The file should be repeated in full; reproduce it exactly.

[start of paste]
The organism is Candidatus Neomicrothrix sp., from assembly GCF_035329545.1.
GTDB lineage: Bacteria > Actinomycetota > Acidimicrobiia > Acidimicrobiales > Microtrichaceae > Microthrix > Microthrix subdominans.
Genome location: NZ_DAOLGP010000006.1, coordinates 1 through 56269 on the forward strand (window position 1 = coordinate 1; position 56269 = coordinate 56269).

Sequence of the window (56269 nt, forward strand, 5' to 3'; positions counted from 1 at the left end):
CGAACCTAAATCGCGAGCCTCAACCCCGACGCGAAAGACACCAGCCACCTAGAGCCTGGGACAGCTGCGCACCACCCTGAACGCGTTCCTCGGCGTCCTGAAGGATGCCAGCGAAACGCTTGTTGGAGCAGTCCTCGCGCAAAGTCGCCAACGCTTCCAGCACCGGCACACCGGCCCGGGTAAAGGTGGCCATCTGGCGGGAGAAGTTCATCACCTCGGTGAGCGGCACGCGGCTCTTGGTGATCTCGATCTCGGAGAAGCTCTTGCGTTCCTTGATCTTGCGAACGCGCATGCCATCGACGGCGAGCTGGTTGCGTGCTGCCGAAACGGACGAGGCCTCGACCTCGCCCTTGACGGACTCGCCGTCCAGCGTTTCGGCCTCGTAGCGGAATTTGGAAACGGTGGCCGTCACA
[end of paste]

The organism is Candidatus Neomicrothrix sp., from assembly GCF_035329545.1.
GTDB lineage: Bacteria > Actinomycetota > Acidimicrobiia > Acidimicrobiales > Microtrichaceae > Microthrix > Microthrix subdominans.
Genome location: NZ_DAOLGP010000006.1, coordinates 1 through 56269 on the forward strand (window position 1 = coordinate 1; position 56269 = coordinate 56269).

Sequence of the window (56269 nt, forward strand, 5' to 3'; positions counted from 1 at the left end):
CGAACCTAAATCGCGAGCCTCAACCCCGACGCGAAAGACACCAGCCACCTAGAGCCTGGGACAGCTGCGCACCACCCTGAACGCGTTCCTCGGCGTCCTGAAGGATGCCAGCGAAACGCTTGTTGGAGCAGTCCTCGCGCAAAGTCGCCAACGCTTCCAGCACCGGCACACCGGCCCGGGTAAAGGTGGCCATCTGGCGGGAGAAGTTCATCACCTCGGTGAGCGGCACGCGGCTCTTGGTGATCTCGATCTCGGAGAAGCTCTTGCGTTCCTTGATCTTGCGAACGCGCATGCCATCGACGGCGAGCTGGTTGCGTGCTGCCGAAACGGACGAGGCCTCGACCTCGCCCTTGACGGACTCGCCGTCCAGCGTTTCGGCCTCGTAGCGGAATTTGGAAACGGTGGCCGTCACA